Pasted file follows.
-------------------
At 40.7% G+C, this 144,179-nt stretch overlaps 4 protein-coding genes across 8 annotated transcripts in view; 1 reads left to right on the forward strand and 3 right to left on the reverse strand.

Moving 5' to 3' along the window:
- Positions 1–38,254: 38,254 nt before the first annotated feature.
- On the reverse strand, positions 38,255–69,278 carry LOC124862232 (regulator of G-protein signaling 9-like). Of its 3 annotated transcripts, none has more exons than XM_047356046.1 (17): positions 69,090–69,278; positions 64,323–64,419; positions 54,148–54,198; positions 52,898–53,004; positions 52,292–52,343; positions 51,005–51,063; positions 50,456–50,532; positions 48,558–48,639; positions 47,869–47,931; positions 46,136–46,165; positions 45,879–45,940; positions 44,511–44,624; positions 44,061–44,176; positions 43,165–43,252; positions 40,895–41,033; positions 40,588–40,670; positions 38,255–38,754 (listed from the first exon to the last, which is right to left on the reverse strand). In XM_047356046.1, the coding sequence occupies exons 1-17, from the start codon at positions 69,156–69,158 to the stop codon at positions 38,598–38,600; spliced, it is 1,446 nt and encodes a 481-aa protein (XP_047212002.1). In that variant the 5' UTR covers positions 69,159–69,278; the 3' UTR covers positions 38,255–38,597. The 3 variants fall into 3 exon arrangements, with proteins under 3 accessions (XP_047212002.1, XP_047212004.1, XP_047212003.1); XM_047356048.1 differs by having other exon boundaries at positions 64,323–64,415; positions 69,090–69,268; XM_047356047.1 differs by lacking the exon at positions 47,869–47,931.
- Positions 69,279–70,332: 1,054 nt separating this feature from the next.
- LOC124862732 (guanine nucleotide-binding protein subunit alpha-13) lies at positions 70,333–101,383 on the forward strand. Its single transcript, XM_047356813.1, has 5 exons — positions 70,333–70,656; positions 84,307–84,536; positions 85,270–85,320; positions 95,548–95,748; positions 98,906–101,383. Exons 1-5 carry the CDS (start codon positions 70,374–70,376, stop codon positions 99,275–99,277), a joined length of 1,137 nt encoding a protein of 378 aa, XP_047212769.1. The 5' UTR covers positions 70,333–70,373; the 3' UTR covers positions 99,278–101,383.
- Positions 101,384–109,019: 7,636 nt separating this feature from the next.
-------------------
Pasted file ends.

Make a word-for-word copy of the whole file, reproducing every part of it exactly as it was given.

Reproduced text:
At 40.7% G+C, this 144,179-nt stretch overlaps 4 protein-coding genes across 8 annotated transcripts in view; 1 reads left to right on the forward strand and 3 right to left on the reverse strand.

Moving 5' to 3' along the window:
- Positions 1–38,254: 38,254 nt before the first annotated feature.
- On the reverse strand, positions 38,255–69,278 carry LOC124862232 (regulator of G-protein signaling 9-like). Of its 3 annotated transcripts, none has more exons than XM_047356046.1 (17): positions 69,090–69,278; positions 64,323–64,419; positions 54,148–54,198; positions 52,898–53,004; positions 52,292–52,343; positions 51,005–51,063; positions 50,456–50,532; positions 48,558–48,639; positions 47,869–47,931; positions 46,136–46,165; positions 45,879–45,940; positions 44,511–44,624; positions 44,061–44,176; positions 43,165–43,252; positions 40,895–41,033; positions 40,588–40,670; positions 38,255–38,754 (listed from the first exon to the last, which is right to left on the reverse strand). In XM_047356046.1, the coding sequence occupies exons 1-17, from the start codon at positions 69,156–69,158 to the stop codon at positions 38,598–38,600; spliced, it is 1,446 nt and encodes a 481-aa protein (XP_047212002.1). In that variant the 5' UTR covers positions 69,159–69,278; the 3' UTR covers positions 38,255–38,597. The 3 variants fall into 3 exon arrangements, with proteins under 3 accessions (XP_047212002.1, XP_047212004.1, XP_047212003.1); XM_047356048.1 differs by having other exon boundaries at positions 64,323–64,415; positions 69,090–69,268; XM_047356047.1 differs by lacking the exon at positions 47,869–47,931.
- Positions 69,279–70,332: 1,054 nt separating this feature from the next.
- LOC124862732 (guanine nucleotide-binding protein subunit alpha-13) lies at positions 70,333–101,383 on the forward strand. Its single transcript, XM_047356813.1, has 5 exons — positions 70,333–70,656; positions 84,307–84,536; positions 85,270–85,320; positions 95,548–95,748; positions 98,906–101,383. Exons 1-5 carry the CDS (start codon positions 70,374–70,376, stop codon positions 99,275–99,277), a joined length of 1,137 nt encoding a protein of 378 aa, XP_047212769.1. The 5' UTR covers positions 70,333–70,373; the 3' UTR covers positions 99,278–101,383.
- Positions 101,384–109,019: 7,636 nt separating this feature from the next.